News Feature | August 28, 2014

HACCP — The Elephant In The Room (Part One Of Three)

By Laurel Maloy, contributing writer, Food Online


Despite its good intentions, the phrase “Hazard Analysis and Critical Control Points” strikes fear into the hearts of food processors

Part 1 | Part 2 | Part 3

HACCP was designed to be a helpful guide, enabling food manufacturers to identify the most likely (critical) places where contamination could possibly take place. It was a call to action, and since the first phase of its implementation on Jan 26, 1998, it has been a topic of heated discussion and not-so-favorable press. Originally called Pathogen Reduction: Hazard Analysis and Critical Control Point Systems (PR/HACCP); the name itself was, and still is, daunting.

Forget the name! Instead, concentrate on the short acronym and accept the fact that it is unavoidable and here to stay. It is counterproductive to stress over it or to pretend it doesn’t exist; it is doable. The process itself is not that difficult. It is clearly defined, though the language contained in the HACCP regulations may be as discomforting as the name. It may help to think of HACCP as a food-safety insurance policy. Designing a top-shelf, HACCP management system will protect you from the financial and reputational fallout of a food recall. HACCP also figures prominently in the Food Safety Modernization Act (FSMA), as Hazard Analysis and Risk-Based Preventive Controls (HARPC). Though it may have been first implemented more than 15 years ago, it has been updated regularly to fit various food supply chain aspects. It is still relevant today and will continue to be the basis for implementing the highest level of food safety in your plant.

The first two principles of HACCP are:

  1. Conduct an analysis of potential hazards
  2. Identify Critical Control Points  

These first two principles require a facility to determine the potential food safety hazards and then to identify the preventive measures that can be adopted in order to control the hazard(s). Easier said than done, right? Granted, it is time-consuming, but it is not as hard as it sounds. The process may simply be started with a walk through of the plant. Start at the beginning, where the raw product arrives, and follow one product through to completion. If you have multiple products, the HACCP may be different for each one, so do this for each of the products your plant produces, if it’s applicable. Take notes along the way. The purpose for the walk through is to start identifying the points contamination can potentially occur.  The word to focus on here is “Control.” Do you have control over the process at any given particular point? If you do, then you also have the power to make the changes necessary to ensure optimal food safety in your particular facility. These are just some of the possible Critical Control Points to consider:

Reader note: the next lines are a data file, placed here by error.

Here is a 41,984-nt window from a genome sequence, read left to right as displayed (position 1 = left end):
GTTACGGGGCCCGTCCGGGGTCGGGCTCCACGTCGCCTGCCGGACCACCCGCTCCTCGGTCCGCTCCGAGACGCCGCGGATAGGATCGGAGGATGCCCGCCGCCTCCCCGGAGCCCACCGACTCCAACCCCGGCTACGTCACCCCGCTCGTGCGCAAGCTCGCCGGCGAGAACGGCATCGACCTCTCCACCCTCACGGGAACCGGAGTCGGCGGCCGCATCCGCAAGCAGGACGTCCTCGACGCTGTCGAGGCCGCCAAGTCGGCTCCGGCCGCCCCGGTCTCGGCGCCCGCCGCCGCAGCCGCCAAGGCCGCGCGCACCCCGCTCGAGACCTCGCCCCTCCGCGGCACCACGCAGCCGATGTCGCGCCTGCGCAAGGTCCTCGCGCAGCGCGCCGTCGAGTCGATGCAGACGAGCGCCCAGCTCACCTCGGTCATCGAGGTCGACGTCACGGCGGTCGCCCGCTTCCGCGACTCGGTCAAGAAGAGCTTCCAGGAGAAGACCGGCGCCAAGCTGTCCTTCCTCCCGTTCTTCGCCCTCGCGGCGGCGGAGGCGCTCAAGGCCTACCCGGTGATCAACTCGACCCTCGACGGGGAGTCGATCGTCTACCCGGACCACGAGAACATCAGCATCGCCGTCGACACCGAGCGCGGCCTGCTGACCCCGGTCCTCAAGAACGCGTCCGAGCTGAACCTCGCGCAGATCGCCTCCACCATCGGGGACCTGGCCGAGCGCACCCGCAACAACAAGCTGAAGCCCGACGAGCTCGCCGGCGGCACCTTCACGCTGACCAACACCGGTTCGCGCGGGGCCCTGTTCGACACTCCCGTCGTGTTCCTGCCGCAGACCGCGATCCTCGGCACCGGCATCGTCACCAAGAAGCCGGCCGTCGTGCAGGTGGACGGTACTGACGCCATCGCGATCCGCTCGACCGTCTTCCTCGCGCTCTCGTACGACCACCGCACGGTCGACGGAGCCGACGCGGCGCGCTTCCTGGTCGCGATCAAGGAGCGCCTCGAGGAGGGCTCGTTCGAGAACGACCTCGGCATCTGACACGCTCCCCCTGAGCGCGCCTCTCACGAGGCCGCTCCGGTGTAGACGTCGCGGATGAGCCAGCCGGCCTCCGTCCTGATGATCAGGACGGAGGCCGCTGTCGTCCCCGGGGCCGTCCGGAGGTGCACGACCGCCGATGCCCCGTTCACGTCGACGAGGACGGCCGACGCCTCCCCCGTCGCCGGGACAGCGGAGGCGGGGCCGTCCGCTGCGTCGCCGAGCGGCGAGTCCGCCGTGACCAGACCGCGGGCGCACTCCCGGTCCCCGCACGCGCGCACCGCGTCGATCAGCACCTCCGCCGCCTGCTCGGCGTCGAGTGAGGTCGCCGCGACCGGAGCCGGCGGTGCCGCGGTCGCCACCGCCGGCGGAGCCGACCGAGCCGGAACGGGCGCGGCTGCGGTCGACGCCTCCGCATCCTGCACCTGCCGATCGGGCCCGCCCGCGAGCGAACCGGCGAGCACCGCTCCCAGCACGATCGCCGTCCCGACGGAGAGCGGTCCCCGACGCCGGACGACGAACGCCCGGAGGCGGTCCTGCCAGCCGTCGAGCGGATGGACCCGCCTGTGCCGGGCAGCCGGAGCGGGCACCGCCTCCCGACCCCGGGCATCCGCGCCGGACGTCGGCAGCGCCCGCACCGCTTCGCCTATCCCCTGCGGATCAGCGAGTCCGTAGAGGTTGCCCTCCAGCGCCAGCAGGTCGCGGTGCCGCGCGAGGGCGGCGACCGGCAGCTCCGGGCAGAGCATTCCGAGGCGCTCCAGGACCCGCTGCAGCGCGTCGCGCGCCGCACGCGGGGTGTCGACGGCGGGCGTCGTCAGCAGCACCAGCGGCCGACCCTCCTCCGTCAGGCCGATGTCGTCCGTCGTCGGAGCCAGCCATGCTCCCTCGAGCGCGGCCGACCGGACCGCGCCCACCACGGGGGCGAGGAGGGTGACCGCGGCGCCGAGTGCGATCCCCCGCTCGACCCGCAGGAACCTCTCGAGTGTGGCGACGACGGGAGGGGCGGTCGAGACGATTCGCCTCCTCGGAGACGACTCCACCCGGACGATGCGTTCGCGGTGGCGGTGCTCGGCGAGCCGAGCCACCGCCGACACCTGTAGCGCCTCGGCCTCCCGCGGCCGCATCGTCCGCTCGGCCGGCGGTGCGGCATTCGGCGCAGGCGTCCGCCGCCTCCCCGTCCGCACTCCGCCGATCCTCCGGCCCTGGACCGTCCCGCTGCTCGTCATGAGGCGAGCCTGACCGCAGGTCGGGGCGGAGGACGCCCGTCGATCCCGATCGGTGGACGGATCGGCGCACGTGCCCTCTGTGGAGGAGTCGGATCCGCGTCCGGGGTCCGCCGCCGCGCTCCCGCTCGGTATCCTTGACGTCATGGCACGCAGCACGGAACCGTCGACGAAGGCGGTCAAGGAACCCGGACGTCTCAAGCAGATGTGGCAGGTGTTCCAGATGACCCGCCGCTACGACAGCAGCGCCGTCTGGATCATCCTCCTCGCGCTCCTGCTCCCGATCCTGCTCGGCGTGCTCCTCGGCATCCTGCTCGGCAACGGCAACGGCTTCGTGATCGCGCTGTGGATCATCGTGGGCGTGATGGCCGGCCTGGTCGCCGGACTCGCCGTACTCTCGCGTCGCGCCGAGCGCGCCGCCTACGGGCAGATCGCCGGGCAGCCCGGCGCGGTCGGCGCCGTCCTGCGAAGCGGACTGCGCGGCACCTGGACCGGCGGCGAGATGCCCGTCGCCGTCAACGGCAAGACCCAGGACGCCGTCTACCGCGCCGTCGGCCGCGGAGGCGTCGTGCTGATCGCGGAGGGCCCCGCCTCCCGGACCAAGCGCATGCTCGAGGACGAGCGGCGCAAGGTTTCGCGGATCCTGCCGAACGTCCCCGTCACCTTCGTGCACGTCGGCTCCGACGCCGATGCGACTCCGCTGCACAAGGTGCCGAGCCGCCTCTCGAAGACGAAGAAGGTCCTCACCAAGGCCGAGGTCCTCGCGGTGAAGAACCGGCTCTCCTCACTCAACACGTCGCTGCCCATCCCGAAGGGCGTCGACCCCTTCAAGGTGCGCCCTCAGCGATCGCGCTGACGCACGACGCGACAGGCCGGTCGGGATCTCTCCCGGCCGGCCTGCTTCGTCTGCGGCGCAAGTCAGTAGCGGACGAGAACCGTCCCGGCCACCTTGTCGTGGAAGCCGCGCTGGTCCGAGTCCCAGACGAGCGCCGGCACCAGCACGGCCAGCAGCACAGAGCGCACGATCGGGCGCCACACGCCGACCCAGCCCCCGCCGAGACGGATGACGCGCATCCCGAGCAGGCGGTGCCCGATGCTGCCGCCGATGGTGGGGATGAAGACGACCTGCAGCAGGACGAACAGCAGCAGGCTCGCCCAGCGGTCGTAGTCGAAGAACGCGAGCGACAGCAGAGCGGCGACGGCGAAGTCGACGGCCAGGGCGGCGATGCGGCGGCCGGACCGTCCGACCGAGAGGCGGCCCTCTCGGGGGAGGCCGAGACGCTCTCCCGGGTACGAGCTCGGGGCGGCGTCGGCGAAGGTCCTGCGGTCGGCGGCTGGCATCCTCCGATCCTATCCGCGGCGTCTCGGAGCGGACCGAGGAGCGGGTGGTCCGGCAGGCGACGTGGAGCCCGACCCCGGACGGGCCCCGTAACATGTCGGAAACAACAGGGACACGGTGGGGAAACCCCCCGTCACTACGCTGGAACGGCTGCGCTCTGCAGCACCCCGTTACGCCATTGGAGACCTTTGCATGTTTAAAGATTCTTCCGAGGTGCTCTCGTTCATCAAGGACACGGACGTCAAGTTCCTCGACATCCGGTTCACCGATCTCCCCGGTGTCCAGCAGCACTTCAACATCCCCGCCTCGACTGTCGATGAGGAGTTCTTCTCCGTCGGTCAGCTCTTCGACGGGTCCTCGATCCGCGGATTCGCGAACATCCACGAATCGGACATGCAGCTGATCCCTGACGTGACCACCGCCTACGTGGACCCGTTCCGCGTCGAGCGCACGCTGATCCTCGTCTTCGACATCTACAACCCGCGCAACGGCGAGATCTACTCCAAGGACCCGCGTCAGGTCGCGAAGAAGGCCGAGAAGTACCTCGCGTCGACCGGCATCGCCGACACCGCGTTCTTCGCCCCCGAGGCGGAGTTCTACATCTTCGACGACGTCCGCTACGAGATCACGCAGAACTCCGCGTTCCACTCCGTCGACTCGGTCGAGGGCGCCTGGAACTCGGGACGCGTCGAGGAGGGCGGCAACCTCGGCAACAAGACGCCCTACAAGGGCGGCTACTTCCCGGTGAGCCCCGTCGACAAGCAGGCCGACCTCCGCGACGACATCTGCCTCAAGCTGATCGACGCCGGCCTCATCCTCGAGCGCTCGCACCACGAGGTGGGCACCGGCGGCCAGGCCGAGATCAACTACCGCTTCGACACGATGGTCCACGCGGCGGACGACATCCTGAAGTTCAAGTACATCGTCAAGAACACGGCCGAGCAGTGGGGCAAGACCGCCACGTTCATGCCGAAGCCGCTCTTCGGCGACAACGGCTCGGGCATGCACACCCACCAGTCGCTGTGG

• During transportation
  • Receiving, shipping, and warehousing practices
  • Employee entrances and exits with protocols in place for sanitation
  • Washing stations
  • Sorting and waste disposal
  • Each detail of the processing line, including equipment and employee functions
  • All points of contact. These are places where the raw or processed product comes into contact with employees, machinery, or surfaces
  • Clean-in-place (CIP) and clean-out-place (COP) stations
  • Packaging storage and machinery
  • Labeling storage, machinery, and monitoring
  • Break rooms and Employee restrooms
  • Pest control
  • Plant maintenance and repairs

It may help to have a more subjective set of eyes take a look at your plant processes. Facility management has become accustomed to a certain way of doing things and is so familiar with the methods, they tend to become mundane. What is considered mundane can escape notice. You have the option of hiring trained professionals to help develop an effective HACCP program, but it may be as easy as tasking trusted employees to take a critical look.

Cross-training employees or management to a function they are less familiar with can be an opportunity for a more analytical look at the processes involved. Encouraging communication between employees and management is another. If done right, you have the opportunity to improve both the quality of your product and the workplace environment. That’s a win-win.

Two follow-up articles will address other principles of HACCP. Stay tuned.